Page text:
Friday, June 19, 2009

Wednesday, June 17, 2009

It's My Ferryboat

Our San Juan adventure continued with Leo once again leading the reveille.

Meanwhile, Miles enjoyed the company of his friend Paloma.

She has a very bubbly personality.

Like any set of diligent youngsters, Miles and Paloma set to work on reshaping the beach.

It was important to lay claim to this strategic spot.

Each morning, a Washington State ferry steamed by through Spieden Channel, bound for Sidney, B.C., and every afternoon, the same ferry made the return journey. Miles was initially delighted by the appearance of the ferry, exclaiming, "It's my ferry. I wanna get on. I wanna drive it!" His mood darkened considerably when we explained that the ferry would not stop at our little dock.

He had to settle for a reasonable facsimile.

Leo maintained his equilibrium throughout it all.

He also behaved himself very well as Mommy and Daddy enjoyed a dinner out at Roche Harbor....

... and took a walk around the historic Haro Hotel.

A visit to Roche was also part of our morning routine, as it was necessary to secure fresh coffee....

... and donuts.

We marked a changing of the guard with the departure of Grandma Margee and her friend Jill....

... and the arrival of Grandpa Dave and Grandma Ba-Ba-Ba.

Miles was happy to go along for the ride....

... no matter what the form of conveyance.

As was Leo, for that matter.

Of course, there was no better way to get around in style than one's own tractor...

...unless, of course, you were tracking sea otters... in which case a kayak was indispensable.

Back on the beach, look what floated in with the driftwood!

Monday, June 15, 2009

Morning Has Broken

Our first full day on San Juan Island dawned; mercifully free of fire alarms.

Suddenly, Miles noticed that he had a younger brother.

It was a startling discovery.

A pretty cute little brother, it turned out.

Meanwhile, Miles scouted locations for his Hitchcock-inspired film project, Psycho Birds.

He conducted a few auditions as well.

The competition for parts was fierce.

But Miles was most excited about Lonesome Cove's friendly whippet.

Meanwhile, the adults enjoyed a sunset paddle in Speiden Channel.

Sunday, June 14, 2009

When he hears that fire alarm...

We had such a great time at Lonesome Cove on San Juan Island last fall that we booked a return trip this year.

For Miles, this meant an opportunity to take a much-anticipated ferry ride!

He was all set to join the crew.

Leo was pretty jazzed about it, too.

But the day's real excitement didn't begin until we landed in Friday Harbor. Because we had caught a much earlier boat than expected, the Saturday Public Market had not yet opened, so we parked ourselves at the friendly Mi Piace Coffee House. There was even a comfy couch and a DVD player for Miles to watch, so Mommy and Daddy could finally relax their guard and enjoy their coffee. Of course, they didn't notice that just behind Miles was a fire extinguisher. And just above that was a fire alarm.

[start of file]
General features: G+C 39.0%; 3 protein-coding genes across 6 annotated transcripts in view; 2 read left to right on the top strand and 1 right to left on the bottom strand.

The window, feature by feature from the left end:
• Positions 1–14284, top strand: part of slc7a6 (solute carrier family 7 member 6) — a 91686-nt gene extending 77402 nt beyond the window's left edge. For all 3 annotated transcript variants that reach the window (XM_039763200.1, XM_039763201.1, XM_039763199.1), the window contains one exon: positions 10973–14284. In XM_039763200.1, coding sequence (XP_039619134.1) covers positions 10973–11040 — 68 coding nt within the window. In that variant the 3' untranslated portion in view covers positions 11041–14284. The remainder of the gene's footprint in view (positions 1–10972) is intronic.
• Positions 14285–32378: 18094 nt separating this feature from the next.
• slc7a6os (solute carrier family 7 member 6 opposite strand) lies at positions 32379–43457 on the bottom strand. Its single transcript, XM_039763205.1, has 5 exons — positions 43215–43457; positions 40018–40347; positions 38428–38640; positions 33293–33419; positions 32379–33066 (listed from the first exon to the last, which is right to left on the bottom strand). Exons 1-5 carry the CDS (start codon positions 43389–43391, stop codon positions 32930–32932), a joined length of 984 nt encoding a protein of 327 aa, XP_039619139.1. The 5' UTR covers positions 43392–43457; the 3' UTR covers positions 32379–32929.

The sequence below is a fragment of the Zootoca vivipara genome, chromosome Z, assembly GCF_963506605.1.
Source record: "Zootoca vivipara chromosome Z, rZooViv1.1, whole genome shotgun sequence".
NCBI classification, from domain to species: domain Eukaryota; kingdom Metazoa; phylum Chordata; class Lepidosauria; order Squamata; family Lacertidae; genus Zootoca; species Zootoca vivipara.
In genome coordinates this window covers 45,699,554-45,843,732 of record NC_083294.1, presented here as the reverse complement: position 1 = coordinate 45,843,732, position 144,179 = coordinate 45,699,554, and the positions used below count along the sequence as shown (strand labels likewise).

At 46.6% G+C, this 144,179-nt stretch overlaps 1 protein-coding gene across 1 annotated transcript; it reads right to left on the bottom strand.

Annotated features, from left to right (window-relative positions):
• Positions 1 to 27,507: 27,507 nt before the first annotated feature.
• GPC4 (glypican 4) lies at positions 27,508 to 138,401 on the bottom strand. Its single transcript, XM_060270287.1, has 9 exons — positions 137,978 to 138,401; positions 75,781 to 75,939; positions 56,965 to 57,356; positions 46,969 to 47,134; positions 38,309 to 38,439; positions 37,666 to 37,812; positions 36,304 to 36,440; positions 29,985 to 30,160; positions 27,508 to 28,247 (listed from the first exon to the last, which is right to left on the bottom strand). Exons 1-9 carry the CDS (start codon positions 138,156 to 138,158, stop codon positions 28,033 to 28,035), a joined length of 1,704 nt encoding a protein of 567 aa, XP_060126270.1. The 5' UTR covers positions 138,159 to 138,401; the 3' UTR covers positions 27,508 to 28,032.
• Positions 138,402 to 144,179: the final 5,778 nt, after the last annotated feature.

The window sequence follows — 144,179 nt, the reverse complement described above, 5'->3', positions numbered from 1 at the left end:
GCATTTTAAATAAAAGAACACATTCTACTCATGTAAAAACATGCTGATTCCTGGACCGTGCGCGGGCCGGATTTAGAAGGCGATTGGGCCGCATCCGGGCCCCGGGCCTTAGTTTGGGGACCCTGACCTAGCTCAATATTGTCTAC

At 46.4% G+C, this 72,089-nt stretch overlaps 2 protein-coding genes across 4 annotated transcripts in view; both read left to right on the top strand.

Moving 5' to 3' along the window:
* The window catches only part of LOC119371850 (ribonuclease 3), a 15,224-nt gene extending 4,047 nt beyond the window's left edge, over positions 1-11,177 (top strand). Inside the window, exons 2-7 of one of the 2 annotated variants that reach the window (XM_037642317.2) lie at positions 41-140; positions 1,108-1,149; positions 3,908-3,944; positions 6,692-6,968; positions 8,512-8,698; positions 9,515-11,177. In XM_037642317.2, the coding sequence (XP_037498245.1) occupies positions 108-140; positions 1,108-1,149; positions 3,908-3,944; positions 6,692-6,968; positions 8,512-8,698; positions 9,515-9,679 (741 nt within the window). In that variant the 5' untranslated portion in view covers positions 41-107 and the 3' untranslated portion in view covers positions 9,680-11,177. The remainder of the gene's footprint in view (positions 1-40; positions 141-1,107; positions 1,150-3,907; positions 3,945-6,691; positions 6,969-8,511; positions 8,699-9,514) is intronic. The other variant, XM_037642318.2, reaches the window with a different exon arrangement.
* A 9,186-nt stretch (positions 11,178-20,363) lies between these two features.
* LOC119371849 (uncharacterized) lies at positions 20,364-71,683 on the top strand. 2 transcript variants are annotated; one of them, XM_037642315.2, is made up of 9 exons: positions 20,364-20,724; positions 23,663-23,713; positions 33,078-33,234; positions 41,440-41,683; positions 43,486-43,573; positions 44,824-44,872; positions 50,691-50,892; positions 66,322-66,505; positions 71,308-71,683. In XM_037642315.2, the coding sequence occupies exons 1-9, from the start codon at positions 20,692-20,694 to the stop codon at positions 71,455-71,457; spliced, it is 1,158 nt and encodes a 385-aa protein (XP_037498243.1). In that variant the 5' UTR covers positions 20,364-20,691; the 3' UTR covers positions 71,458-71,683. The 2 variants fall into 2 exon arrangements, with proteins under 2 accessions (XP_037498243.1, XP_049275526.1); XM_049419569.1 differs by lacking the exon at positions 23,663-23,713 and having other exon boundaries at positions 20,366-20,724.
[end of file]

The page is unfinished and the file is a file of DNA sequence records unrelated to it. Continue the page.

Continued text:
No one saw it happen, but as soon as the alarm began bleating, we knew that somehow our little angel must be responsible. Unfortunately, it turns out that fire alarms--at least fire alarms in Friday Harbor--can't be turned off by anyone who is not an actual firefighter. No one in the shop fit that description (the closest thing we had was merely an aspiring one, and he had not exactly earned a merit badge by pulling the alarm). Still, as patrons clutched their ears and left half-eaten meals to drift into the street, Miles was the only one who stayed completely calm, reassuring anyone who would listen, "It's O.K.! It's not an emergency!"

We apologized profusely to the staff and, downing our coffee as quickly as humanly possible, left the largest tip in proportion to the bill that we had ever given in our lives. Out on the street our mortification only increased, as every shop on the block had emptied, and the alarm was seemingly audible throughout the entire town.

We drove sheepishly toward the market, only to see the entire San Juan Island Fire Department mustering for a sortie in full battle regalia. We stopped to assure them it was a false alarm, just an overeager toddler, they could put the truck away, really it would be quicker if someone just walked the two blocks over to the coffee shop and turned off the alarm. But no. They had to respond with every piece of equipment at their disposal. Standard procedure.

Miles didn't let the now infamous "Fire Alarm Incident" slow him down.

There was too much to do!

We arrived at beautiful Lonesome Cove and immediately began exploring the surroundings.

Yes, this place would do quite nicely.

Leo was in an expansive mood.

As the sun set over our little bay, we didn't dwell on the morning's misadventure. Nor did we put to much emphasis on any lessons to be learned, lest the correlation between pulling a fire alarm and the appearance of fire trucks become too obvious.